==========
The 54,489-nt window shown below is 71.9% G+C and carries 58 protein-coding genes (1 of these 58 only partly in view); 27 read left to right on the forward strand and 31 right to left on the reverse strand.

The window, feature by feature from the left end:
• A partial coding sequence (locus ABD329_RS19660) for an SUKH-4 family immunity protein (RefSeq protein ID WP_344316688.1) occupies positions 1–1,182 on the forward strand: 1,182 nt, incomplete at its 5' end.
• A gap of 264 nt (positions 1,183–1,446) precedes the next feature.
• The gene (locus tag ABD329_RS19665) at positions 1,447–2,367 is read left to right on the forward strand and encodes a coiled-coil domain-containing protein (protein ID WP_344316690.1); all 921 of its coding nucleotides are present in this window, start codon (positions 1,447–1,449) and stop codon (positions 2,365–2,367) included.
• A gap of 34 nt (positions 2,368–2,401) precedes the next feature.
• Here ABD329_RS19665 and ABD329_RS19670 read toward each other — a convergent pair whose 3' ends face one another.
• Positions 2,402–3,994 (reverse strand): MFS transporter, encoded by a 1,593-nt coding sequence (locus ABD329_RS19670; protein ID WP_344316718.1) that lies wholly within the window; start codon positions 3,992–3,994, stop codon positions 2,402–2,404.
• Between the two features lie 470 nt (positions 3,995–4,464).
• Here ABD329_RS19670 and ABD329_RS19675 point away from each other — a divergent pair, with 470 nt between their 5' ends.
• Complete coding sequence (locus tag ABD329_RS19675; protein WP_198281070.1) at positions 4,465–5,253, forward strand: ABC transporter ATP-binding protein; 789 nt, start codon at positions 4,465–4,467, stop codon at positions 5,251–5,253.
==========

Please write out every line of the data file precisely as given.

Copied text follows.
The 54,489-nt window shown below is 71.9% G+C and carries 58 protein-coding genes (1 of these 58 only partly in view); 27 read left to right on the forward strand and 31 right to left on the reverse strand.

The window, feature by feature from the left end:
• A partial coding sequence (locus ABD329_RS19660) for an SUKH-4 family immunity protein (RefSeq protein ID WP_344316688.1) occupies positions 1–1,182 on the forward strand: 1,182 nt, incomplete at its 5' end.
• A gap of 264 nt (positions 1,183–1,446) precedes the next feature.
• The gene (locus tag ABD329_RS19665) at positions 1,447–2,367 is read left to right on the forward strand and encodes a coiled-coil domain-containing protein (protein ID WP_344316690.1); all 921 of its coding nucleotides are present in this window, start codon (positions 1,447–1,449) and stop codon (positions 2,365–2,367) included.
• A gap of 34 nt (positions 2,368–2,401) precedes the next feature.
• Here ABD329_RS19665 and ABD329_RS19670 read toward each other — a convergent pair whose 3' ends face one another.
• Positions 2,402–3,994 (reverse strand): MFS transporter, encoded by a 1,593-nt coding sequence (locus ABD329_RS19670; protein ID WP_344316718.1) that lies wholly within the window; start codon positions 3,992–3,994, stop codon positions 2,402–2,404.
• Between the two features lie 470 nt (positions 3,995–4,464).
• Here ABD329_RS19670 and ABD329_RS19675 point away from each other — a divergent pair, with 470 nt between their 5' ends.
• Complete coding sequence (locus tag ABD329_RS19675; protein WP_198281070.1) at positions 4,465–5,253, forward strand: ABC transporter ATP-binding protein; 789 nt, start codon at positions 4,465–4,467, stop codon at positions 5,251–5,253.